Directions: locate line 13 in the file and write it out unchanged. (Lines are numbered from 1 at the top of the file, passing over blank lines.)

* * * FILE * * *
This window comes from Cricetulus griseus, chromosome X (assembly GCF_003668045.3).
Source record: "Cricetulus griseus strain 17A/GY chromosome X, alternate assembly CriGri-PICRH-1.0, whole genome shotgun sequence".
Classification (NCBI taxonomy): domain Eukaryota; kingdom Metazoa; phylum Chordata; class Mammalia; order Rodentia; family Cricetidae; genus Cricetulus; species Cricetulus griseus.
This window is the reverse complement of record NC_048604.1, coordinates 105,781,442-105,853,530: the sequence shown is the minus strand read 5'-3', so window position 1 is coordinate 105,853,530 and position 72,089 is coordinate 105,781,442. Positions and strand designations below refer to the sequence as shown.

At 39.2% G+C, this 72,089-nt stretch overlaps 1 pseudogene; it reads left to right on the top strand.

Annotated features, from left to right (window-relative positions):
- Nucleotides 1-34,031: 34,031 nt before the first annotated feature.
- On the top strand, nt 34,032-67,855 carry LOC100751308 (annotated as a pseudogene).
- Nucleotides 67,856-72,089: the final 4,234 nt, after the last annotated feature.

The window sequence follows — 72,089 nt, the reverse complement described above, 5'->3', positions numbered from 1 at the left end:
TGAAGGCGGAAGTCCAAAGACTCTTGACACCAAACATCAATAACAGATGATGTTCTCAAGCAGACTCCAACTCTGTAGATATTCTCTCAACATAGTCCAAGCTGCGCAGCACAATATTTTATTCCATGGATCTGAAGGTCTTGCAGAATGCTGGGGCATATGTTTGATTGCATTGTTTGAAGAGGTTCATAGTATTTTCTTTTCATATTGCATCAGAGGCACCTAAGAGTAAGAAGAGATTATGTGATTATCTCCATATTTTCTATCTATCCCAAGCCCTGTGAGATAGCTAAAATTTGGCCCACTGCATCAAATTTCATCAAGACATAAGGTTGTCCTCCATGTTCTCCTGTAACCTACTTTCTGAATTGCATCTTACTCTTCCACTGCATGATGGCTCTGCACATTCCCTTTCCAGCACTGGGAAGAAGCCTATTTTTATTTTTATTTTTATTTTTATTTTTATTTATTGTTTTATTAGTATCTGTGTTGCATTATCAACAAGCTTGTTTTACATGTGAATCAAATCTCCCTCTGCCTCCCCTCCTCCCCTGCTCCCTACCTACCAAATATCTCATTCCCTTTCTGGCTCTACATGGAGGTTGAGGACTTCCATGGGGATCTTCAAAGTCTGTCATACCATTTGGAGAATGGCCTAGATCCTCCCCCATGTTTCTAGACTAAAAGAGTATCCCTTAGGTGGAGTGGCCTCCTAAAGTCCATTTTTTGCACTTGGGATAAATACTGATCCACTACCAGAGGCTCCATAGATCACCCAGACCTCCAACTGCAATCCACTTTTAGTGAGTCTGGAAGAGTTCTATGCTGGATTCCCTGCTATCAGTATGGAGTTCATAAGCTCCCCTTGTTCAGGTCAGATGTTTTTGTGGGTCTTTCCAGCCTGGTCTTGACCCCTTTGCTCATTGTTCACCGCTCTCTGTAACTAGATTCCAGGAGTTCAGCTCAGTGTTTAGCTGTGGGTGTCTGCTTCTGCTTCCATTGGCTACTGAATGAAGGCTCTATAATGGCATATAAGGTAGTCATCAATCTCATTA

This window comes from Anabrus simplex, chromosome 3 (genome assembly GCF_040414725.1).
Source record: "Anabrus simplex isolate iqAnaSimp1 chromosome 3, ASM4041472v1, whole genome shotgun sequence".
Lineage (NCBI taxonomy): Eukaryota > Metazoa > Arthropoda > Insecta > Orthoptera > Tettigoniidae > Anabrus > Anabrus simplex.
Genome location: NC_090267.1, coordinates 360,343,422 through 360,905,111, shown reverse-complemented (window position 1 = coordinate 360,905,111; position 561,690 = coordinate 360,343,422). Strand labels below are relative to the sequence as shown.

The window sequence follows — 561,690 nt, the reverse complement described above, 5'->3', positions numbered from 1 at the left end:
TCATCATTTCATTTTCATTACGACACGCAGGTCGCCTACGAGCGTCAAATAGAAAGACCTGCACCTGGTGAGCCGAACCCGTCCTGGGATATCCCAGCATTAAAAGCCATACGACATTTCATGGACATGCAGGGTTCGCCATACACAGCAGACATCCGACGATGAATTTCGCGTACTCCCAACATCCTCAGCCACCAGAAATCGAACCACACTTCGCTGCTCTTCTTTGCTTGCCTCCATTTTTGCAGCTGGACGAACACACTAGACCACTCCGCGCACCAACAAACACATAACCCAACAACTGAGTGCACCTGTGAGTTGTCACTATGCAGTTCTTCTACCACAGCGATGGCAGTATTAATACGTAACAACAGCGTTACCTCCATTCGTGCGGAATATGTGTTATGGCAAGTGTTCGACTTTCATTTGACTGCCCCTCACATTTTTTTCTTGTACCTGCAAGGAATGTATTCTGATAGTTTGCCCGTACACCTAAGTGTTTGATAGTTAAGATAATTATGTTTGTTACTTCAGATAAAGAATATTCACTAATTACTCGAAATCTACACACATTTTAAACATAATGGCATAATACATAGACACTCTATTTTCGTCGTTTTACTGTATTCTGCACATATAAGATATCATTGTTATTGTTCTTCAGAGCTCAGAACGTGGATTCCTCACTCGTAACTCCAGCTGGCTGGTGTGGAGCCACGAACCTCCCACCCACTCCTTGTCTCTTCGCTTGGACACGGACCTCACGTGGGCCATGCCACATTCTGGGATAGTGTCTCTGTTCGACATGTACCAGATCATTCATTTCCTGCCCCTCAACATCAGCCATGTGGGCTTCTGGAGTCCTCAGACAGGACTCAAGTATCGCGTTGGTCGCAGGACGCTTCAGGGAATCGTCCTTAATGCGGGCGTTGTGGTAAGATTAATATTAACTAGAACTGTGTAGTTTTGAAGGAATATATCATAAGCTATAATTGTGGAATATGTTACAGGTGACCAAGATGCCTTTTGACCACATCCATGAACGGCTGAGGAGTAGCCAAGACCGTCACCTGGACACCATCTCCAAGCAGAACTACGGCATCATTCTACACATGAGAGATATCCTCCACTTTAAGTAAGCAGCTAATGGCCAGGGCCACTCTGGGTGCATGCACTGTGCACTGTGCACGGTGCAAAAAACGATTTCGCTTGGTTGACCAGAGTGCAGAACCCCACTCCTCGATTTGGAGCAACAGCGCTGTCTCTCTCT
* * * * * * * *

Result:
Source record: "Anabrus simplex isolate iqAnaSimp1 chromosome 3, ASM4041472v1, whole genome shotgun sequence".